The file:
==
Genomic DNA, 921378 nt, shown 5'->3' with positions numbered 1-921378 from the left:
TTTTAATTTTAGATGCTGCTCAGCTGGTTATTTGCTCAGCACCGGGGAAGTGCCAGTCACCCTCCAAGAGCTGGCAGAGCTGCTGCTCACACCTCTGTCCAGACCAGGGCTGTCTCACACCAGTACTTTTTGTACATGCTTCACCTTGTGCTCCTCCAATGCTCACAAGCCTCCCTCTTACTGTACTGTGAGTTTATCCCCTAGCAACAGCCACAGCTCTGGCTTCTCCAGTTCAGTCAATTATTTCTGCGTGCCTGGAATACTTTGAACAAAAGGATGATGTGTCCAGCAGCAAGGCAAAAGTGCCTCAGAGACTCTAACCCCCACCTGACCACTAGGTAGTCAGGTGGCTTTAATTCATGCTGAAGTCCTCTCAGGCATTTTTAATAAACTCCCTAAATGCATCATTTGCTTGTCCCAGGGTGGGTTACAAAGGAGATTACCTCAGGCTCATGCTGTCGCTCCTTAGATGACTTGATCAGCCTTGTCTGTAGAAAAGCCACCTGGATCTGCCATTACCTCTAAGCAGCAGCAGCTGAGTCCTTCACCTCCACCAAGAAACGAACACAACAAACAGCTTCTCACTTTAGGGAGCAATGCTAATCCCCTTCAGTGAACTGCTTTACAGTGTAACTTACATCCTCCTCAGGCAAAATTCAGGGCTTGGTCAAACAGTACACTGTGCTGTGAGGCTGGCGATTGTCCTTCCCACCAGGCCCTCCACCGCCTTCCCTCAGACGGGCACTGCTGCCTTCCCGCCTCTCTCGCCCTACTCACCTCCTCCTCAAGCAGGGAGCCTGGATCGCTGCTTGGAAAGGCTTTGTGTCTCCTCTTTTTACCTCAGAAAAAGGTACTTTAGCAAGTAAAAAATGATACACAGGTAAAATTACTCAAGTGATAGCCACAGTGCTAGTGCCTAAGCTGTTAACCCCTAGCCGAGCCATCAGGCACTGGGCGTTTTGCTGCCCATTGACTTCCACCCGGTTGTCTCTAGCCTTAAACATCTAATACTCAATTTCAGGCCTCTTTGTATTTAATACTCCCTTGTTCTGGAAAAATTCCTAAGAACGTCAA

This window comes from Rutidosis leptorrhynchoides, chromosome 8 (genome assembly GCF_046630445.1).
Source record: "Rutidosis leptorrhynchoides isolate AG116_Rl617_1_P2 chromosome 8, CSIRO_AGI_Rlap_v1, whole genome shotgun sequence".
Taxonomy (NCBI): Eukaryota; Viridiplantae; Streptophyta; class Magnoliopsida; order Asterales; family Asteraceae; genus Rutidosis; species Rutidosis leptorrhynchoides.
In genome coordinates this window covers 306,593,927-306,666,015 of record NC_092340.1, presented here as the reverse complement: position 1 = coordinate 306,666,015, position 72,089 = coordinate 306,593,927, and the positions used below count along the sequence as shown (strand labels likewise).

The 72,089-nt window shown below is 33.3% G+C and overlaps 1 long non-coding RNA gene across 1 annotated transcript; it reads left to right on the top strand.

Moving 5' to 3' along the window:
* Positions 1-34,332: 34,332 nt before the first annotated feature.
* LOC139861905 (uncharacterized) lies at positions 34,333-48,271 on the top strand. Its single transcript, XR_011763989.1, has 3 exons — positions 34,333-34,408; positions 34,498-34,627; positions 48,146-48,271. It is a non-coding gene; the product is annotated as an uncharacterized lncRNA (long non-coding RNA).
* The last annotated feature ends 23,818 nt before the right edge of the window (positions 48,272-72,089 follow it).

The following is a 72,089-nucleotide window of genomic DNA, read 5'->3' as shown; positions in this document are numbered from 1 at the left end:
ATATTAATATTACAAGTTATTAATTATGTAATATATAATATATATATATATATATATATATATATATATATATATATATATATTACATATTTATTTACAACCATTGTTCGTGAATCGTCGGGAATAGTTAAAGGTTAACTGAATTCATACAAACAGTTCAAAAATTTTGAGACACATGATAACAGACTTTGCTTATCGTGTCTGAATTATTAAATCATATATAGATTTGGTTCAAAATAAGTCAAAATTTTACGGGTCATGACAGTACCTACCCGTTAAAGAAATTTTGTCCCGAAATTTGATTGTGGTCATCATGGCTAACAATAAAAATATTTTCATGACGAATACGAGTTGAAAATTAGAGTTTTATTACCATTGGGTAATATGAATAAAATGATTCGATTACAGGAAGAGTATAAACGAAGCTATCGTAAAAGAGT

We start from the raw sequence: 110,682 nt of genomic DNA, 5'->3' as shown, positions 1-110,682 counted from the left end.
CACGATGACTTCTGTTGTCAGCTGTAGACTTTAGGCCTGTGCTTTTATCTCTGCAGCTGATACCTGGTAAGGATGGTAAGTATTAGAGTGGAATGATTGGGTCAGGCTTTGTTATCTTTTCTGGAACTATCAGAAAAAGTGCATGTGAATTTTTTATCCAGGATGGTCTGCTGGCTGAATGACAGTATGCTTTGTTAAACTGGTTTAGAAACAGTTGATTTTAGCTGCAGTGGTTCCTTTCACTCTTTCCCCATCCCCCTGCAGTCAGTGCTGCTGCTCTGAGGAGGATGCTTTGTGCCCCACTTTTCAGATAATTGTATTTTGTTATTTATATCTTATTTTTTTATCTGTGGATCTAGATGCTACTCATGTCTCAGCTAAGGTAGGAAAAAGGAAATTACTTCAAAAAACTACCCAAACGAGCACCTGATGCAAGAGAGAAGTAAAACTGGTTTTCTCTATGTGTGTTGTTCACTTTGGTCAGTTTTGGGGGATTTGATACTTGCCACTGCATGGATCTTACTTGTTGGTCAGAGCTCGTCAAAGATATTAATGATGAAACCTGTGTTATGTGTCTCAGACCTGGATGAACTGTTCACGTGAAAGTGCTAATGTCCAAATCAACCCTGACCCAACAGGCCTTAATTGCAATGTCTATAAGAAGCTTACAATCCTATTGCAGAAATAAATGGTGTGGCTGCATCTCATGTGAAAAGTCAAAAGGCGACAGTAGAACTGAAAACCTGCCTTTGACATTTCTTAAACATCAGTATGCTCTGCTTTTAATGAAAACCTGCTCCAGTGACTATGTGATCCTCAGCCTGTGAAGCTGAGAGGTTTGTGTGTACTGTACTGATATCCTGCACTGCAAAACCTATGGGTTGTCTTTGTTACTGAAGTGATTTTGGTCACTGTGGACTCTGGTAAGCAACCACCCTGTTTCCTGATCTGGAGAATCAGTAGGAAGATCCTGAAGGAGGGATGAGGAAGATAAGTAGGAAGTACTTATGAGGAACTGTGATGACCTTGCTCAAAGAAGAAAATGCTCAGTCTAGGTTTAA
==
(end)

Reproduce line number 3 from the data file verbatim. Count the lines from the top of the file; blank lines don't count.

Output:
This window comes from Rutidosis leptorrhynchoides, chromosome 8 (genome assembly GCF_046630445.1).